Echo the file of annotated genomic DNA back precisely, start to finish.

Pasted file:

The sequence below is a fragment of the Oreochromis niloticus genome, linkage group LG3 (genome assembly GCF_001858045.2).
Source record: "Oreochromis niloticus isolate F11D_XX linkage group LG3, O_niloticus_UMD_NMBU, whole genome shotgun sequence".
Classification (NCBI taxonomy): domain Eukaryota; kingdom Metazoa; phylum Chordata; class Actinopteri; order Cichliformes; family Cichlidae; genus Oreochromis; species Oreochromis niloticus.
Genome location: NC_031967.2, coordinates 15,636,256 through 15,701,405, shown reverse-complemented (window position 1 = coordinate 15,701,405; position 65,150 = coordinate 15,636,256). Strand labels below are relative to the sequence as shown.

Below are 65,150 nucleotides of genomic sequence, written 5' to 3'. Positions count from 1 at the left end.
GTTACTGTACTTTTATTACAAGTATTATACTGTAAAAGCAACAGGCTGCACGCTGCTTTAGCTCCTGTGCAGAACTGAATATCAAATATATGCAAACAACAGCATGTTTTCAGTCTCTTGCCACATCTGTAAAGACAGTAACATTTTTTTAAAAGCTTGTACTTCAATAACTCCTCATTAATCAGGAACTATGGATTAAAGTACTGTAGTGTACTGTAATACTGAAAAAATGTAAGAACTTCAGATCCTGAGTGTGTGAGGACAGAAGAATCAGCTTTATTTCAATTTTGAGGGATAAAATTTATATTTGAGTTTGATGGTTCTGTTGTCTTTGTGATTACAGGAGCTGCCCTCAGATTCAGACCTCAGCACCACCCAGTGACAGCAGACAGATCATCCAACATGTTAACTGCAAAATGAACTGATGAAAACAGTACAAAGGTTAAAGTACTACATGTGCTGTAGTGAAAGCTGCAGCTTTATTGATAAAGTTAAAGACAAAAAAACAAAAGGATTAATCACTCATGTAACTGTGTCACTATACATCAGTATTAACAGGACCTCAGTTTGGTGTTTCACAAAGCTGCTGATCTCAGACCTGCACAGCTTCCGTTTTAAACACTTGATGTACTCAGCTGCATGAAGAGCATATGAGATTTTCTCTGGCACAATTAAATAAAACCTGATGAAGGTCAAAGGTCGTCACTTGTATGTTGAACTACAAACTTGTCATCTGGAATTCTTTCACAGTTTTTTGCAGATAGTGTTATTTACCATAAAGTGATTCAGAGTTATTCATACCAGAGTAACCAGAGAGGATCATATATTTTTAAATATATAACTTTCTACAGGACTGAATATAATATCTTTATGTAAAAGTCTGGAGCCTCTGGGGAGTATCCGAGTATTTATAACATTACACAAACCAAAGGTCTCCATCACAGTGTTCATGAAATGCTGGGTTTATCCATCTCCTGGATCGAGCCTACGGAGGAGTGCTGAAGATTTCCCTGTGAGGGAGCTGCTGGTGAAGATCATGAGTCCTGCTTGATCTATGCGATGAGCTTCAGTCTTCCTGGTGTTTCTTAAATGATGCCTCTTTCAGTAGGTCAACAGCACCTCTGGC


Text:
The sequence below is a fragment of the Oreochromis niloticus genome, linkage group LG3 (genome assembly GCF_001858045.2).
Source record: "Oreochromis niloticus isolate F11D_XX linkage group LG3, O_niloticus_UMD_NMBU, whole genome shotgun sequence".
Classification (NCBI taxonomy): domain Eukaryota; kingdom Metazoa; phylum Chordata; class Actinopteri; order Cichliformes; family Cichlidae; genus Oreochromis; species Oreochromis niloticus.
Genome location: NC_031967.2, coordinates 15,636,256 through 15,701,405, shown reverse-complemented (window position 1 = coordinate 15,701,405; position 65,150 = coordinate 15,636,256). Strand labels below are relative to the sequence as shown.

Below are 65,150 nucleotides of genomic sequence, written 5' to 3'. Positions count from 1 at the left end.
GTTACTGTACTTTTATTACAAGTATTATACTGTAAAAGCAACAGGCTGCACGCTGCTTTAGCTCCTGTGCAGAACTGAATATCAAATATATGCAAACAACAGCATGTTTTCAGTCTCTTGCCACATCTGTAAAGACAGTAACATTTTTTTAAAAGCTTGTACTTCAATAACTCCTCATTAATCAGGAACTATGGATTAAAGTACTGTAGTGTACTGTAATACTGAAAAAATGTAAGAACTTCAGATCCTGAGTGTGTGAGGACAGAAGAATCAGCTTTATTTCAATTTTGAGGGATAAAATTTATATTTGAGTTTGATGGTTCTGTTGTCTTTGTGATTACAGGAGCTGCCCTCAGATTCAGACCTCAGCACCACCCAGTGACAGCAGACAGATCATCCAACATGTTAACTGCAAAATGAACTGATGAAAACAGTACAAAGGTTAAAGTACTACATGTGCTGTAGTGAAAGCTGCAGCTTTATTGATAAAGTTAAAGACAAAAAAACAAAAGGATTAATCACTCATGTAACTGTGTCACTATACATCAGTATTAACAGGACCTCAGTTTGGTGTTTCACAAAGCTGCTGATCTCAGACCTGCACAGCTTCCGTTTTAAACACTTGATGTACTCAGCTGCATGAAGAGCATATGAGATTTTCTCTGGCACAATTAAATAAAACCTGATGAAGGTCAAAGGTCGTCACTTGTATGTTGAACTACAAACTTGTCATCTGGAATTCTTTCACAGTTTTTTGCAGATAGTGTTATTTACCATAAAGTGATTCAGAGTTATTCATACCAGAGTAACCAGAGAGGATCATATATTTTTAAATATATAACTTTCTACAGGACTGAATATAATATCTTTATGTAAAAGTCTGGAGCCTCTGGGGAGTATCCGAGTATTTATAACATTACACAAACCAAAGGTCTCCATCACAGTGTTCATGAAATGCTGGGTTTATCCATCTCCTGGATCGAGCCTACGGAGGAGTGCTGAAGATTTCCCTGTGAGGGAGCTGCTGGTGAAGATCATGAGTCCTGCTTGATCTATGCGATGAGCTTCAGTCTTCCTGGTGTTTCTTAAATGATGCCTCTTTCAGTAGGTCAACAGCACCTCTGGC